As they also show, it matters how the new money is spent–such as on instruction, hiring more teachers, increasing teacher pay, hiring guidance counselors and social workers. Money well-spent “can profoundly shape the life outcomes of economically disadvantaged children and thereby reduce the intergenerational transmission of poverty. Money alone may not lift educational outcomes to desired levels, but our findings confirm that the provision of adequate funding may be critical.””
Sleep Scientists Confirm Getting To Work Before 9 AM Is Torture
“Children of anxious parents are more at risk of developing an anxiety disorder. But there’s welcome news for those anxious parents: that trajectory toward anxiety isn’t set in stone.
Therapy and a change in parenting styles might be able to prevent kids from developing anxiety disorders, according to research published in The American Journal of Psychiatry Friday.”
Being a Better Online Reader – The New Yorker
Fascinating overview of the research and controversy of online and e-reading versus reading with a physical book. From what I've read the “jury is still out” but still, there are definitely times you must have a physical book. For example, my daughter struggled in Calculus – we decided to save up and bought her the $800 printed calculus book (instead of the $124 online book). Her grades are decidedly UP. There are certain materials, I believe, that are best shared on the printed page. Here's what researcher Anne Mangen a professor at the National Centre for Reading Education and Research at the University of Stavanger, in Norway is quoted in the article which says,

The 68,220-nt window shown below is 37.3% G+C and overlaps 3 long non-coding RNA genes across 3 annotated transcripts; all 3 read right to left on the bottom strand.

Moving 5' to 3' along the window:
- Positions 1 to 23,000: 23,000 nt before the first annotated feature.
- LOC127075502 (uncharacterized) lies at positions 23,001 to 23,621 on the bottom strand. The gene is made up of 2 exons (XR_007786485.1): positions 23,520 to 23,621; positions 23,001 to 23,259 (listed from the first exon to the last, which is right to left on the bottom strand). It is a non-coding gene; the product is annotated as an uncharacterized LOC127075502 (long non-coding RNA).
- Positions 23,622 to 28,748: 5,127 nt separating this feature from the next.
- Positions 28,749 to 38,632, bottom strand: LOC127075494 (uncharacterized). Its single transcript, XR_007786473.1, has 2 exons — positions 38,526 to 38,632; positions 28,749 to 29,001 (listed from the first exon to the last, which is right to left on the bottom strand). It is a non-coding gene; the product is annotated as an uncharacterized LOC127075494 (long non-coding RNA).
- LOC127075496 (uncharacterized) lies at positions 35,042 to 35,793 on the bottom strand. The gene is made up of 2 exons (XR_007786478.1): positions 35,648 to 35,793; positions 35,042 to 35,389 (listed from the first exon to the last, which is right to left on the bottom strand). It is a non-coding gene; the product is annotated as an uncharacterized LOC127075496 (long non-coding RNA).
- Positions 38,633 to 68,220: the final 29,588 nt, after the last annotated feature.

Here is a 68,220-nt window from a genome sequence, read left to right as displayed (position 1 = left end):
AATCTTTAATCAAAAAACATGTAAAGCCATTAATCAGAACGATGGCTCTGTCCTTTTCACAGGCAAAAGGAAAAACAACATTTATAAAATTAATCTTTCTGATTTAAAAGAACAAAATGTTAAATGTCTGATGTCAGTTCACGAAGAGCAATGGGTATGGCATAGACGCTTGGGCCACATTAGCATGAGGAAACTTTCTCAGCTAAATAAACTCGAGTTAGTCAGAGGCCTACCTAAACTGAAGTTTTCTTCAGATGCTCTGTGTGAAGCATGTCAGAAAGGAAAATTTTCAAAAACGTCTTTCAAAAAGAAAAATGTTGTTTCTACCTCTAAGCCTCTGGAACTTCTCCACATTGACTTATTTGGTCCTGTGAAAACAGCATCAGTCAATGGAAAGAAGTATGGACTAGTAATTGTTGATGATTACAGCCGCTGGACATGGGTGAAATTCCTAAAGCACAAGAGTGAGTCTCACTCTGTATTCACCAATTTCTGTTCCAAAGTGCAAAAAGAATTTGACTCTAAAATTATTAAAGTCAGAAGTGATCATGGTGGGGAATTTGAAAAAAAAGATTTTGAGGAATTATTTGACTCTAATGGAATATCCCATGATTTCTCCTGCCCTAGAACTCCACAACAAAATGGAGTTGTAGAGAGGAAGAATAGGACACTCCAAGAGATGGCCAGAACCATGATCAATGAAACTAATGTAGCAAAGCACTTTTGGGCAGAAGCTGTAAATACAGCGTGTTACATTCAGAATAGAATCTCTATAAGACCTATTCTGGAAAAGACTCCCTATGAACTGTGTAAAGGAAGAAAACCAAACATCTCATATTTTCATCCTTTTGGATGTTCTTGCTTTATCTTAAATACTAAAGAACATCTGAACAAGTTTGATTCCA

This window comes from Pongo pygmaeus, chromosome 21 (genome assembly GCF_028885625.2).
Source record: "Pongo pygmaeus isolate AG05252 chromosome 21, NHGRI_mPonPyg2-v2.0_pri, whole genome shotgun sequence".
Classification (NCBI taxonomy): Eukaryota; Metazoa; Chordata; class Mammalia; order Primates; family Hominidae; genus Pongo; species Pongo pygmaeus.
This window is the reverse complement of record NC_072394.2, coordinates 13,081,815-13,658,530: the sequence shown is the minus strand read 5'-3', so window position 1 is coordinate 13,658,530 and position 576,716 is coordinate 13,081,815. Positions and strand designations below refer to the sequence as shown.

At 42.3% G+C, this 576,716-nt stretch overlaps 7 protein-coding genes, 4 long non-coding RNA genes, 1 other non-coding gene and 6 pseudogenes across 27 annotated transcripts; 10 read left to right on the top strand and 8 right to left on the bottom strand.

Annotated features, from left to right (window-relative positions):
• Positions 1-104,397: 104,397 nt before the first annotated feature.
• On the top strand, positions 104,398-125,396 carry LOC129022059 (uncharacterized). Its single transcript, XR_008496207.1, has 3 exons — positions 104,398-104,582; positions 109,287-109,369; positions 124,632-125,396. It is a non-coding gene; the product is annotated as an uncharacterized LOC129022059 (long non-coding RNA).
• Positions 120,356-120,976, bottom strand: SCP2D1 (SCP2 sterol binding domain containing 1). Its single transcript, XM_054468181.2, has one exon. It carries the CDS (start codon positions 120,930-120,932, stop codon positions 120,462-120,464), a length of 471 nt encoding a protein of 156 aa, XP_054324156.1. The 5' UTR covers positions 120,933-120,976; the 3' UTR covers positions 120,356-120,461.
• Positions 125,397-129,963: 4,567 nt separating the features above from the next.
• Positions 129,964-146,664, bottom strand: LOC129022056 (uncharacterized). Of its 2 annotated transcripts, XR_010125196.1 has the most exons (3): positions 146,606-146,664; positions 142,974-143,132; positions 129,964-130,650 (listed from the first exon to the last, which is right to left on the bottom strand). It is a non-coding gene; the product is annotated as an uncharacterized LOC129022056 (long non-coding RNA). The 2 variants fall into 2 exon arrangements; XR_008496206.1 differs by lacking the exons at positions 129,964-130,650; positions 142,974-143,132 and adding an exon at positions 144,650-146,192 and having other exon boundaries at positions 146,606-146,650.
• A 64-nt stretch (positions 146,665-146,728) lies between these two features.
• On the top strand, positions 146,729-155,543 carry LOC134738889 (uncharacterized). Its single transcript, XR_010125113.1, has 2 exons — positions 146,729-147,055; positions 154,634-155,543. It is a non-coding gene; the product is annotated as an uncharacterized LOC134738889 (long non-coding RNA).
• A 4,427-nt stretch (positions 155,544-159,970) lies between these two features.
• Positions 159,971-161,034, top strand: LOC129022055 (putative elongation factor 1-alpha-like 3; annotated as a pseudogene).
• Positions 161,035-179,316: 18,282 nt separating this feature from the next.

Much of Mangen’s research focusses on how the format of reading material may affect not just eye movement or reading strategy but broader processing abilities. One of her main hypotheses is that the physical presence of a book—its heft, its feel, the weight and order of its pages—may have more than a purely emotional or nostalgic significance. People prefer physical books, not out of old-fashioned attachment but because the nature of the object itself has deeper repercussions for reading and comprehension. “Anecdotally, I’ve heard some say it’s like they haven’t read anything properly if they’ve read it on a Kindle. The reading has left more of an ephemeral experience,” she told me. Her hunch is that the physicality of a printed page may matter for those reading experiences when you need a firmer grounding in the material. The text you read on a Kindle or computer simply doesn’t have the same tangibility.
One interesting note on this article. They don't follow some of the principles of helping make a page readable online. I found the page hard to read not because of the words, but the layout. I would argue that the way a page is presented also impacts how reading happens.
Trends About Today's Students